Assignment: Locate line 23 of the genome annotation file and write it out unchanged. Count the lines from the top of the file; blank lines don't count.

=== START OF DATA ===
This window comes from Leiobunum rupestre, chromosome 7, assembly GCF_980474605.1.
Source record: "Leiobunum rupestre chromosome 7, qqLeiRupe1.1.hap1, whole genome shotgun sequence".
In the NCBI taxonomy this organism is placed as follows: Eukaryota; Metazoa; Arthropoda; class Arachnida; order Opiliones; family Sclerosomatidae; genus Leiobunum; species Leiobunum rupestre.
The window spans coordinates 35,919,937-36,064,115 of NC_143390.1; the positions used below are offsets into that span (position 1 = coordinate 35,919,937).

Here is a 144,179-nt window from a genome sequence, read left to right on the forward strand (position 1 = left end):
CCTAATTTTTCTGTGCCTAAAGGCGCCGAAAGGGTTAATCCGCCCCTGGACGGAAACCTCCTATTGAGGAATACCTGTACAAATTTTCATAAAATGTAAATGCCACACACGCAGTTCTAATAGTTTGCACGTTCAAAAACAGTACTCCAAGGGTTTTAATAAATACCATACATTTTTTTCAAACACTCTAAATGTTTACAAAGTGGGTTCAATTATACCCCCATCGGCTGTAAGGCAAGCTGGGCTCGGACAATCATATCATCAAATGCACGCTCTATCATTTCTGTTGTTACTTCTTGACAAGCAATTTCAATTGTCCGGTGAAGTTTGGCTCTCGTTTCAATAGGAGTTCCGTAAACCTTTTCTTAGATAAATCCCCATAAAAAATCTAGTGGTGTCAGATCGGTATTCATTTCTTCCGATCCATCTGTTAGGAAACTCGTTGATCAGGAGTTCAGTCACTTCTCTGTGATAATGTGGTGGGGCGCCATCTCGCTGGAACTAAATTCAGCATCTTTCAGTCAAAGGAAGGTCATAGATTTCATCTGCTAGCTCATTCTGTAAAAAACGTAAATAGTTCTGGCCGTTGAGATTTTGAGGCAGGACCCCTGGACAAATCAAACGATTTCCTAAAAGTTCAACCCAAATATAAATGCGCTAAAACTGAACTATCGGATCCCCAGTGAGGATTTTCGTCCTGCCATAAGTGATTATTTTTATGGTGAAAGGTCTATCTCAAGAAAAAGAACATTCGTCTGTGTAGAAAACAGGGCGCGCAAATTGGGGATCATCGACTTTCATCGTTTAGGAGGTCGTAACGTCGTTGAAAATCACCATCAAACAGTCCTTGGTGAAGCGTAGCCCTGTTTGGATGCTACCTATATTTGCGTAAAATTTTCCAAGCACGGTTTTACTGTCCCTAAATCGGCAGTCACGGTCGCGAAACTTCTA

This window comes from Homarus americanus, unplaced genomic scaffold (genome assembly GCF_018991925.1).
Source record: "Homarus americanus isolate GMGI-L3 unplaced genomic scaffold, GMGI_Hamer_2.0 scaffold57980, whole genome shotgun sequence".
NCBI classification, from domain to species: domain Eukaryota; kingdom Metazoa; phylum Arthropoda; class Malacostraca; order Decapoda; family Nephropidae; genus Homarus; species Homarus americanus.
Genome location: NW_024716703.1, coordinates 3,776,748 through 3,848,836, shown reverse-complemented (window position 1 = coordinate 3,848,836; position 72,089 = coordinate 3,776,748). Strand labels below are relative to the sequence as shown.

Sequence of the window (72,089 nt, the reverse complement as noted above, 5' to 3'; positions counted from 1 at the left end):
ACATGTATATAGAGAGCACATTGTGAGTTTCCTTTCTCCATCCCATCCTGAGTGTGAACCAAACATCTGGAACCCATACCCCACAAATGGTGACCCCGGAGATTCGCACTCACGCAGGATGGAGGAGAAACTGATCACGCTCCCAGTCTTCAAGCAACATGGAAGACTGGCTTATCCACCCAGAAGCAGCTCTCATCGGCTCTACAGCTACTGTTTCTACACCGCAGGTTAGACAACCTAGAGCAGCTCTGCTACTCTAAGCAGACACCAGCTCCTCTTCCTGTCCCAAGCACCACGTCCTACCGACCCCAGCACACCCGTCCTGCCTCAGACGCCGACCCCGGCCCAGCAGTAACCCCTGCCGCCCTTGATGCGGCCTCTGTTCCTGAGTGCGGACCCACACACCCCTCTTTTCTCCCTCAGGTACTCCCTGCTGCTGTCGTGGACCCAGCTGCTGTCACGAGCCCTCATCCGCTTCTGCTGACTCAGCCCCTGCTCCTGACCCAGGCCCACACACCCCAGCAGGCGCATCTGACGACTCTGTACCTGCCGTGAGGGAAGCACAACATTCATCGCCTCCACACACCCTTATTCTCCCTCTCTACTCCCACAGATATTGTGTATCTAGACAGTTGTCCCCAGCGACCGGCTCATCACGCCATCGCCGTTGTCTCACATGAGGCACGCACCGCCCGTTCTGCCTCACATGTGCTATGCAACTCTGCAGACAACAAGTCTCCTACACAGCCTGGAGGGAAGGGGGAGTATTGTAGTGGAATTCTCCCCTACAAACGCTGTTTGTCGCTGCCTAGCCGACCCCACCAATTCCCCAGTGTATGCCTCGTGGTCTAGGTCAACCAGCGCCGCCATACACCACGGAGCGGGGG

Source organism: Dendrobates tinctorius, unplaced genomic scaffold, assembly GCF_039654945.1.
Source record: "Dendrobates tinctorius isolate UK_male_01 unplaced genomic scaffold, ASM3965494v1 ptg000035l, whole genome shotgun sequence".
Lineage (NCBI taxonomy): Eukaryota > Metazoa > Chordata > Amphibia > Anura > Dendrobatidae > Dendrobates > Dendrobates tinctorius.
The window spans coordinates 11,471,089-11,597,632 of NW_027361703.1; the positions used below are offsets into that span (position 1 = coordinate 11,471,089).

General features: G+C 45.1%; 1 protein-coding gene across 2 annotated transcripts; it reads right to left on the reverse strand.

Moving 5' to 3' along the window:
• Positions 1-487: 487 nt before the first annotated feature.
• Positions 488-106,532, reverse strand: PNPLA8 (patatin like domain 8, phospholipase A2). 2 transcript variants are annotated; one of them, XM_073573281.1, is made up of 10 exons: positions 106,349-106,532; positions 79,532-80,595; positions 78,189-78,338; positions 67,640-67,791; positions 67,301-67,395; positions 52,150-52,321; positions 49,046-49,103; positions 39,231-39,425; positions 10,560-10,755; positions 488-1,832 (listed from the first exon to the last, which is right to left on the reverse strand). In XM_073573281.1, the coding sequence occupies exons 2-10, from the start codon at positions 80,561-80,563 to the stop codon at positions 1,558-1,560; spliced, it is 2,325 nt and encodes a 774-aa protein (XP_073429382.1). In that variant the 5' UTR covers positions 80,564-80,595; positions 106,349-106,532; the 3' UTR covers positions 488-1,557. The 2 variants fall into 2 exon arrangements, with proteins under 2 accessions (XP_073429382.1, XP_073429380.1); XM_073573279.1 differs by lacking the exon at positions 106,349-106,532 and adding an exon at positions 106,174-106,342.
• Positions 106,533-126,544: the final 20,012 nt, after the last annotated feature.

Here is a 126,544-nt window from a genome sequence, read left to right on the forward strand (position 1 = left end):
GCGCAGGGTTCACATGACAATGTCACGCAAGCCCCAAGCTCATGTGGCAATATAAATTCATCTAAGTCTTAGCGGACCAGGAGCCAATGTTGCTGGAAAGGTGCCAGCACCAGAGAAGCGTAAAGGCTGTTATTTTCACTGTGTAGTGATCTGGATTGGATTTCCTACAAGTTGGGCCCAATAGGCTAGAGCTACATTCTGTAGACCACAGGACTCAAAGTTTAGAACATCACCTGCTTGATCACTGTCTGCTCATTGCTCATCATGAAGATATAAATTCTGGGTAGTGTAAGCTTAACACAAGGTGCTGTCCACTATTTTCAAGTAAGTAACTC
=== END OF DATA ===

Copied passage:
GCGCAGGGTTCACATGACAATGTCACGCAAGCCCCAAGCTCATGTGGCAATATAAATTCATCTAAGTCTTAGCGGACCAGGAGCCAATGTTGCTGGAAAGGTGCCAGCACCAGAGAAGCGTAAAGGCTGTTATTTTCACTGTGTAGTGATCTGGATTGGATTTCCTACAAGTTGGGCCCAATAGGCTAGAGCTACATTCTGTAGACCACAGGACTCAAAGTTTAGAACATCACCTGCTTGATCACTGTCTGCTCATTGCTCATCATGAAGATATAAATTCTGGGTAGTGTAAGCTTAACACAAGGTGCTGTCCACTATTTTCAAGTAAGTAACTC